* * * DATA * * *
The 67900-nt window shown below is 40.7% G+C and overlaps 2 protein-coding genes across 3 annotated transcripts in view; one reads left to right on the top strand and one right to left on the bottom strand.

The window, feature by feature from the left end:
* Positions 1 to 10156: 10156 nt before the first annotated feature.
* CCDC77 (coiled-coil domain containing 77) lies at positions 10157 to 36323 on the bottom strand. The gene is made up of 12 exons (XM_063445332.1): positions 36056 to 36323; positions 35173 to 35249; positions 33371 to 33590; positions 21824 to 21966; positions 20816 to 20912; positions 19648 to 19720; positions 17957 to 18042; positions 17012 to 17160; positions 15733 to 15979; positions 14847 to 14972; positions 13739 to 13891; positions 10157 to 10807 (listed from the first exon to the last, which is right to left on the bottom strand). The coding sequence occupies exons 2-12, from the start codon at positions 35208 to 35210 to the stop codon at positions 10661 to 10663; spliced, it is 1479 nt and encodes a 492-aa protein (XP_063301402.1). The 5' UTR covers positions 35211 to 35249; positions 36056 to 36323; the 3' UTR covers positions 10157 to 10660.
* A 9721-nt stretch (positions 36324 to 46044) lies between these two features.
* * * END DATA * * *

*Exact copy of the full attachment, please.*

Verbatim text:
The 67900-nt window shown below is 40.7% G+C and overlaps 2 protein-coding genes across 3 annotated transcripts in view; one reads left to right on the top strand and one right to left on the bottom strand.

The window, feature by feature from the left end:
* Positions 1 to 10156: 10156 nt before the first annotated feature.
* CCDC77 (coiled-coil domain containing 77) lies at positions 10157 to 36323 on the bottom strand. The gene is made up of 12 exons (XM_063445332.1): positions 36056 to 36323; positions 35173 to 35249; positions 33371 to 33590; positions 21824 to 21966; positions 20816 to 20912; positions 19648 to 19720; positions 17957 to 18042; positions 17012 to 17160; positions 15733 to 15979; positions 14847 to 14972; positions 13739 to 13891; positions 10157 to 10807 (listed from the first exon to the last, which is right to left on the bottom strand). The coding sequence occupies exons 2-12, from the start codon at positions 35208 to 35210 to the stop codon at positions 10661 to 10663; spliced, it is 1479 nt and encodes a 492-aa protein (XP_063301402.1). The 5' UTR covers positions 35211 to 35249; positions 36056 to 36323; the 3' UTR covers positions 10157 to 10660.
* A 9721-nt stretch (positions 36324 to 46044) lies between these two features.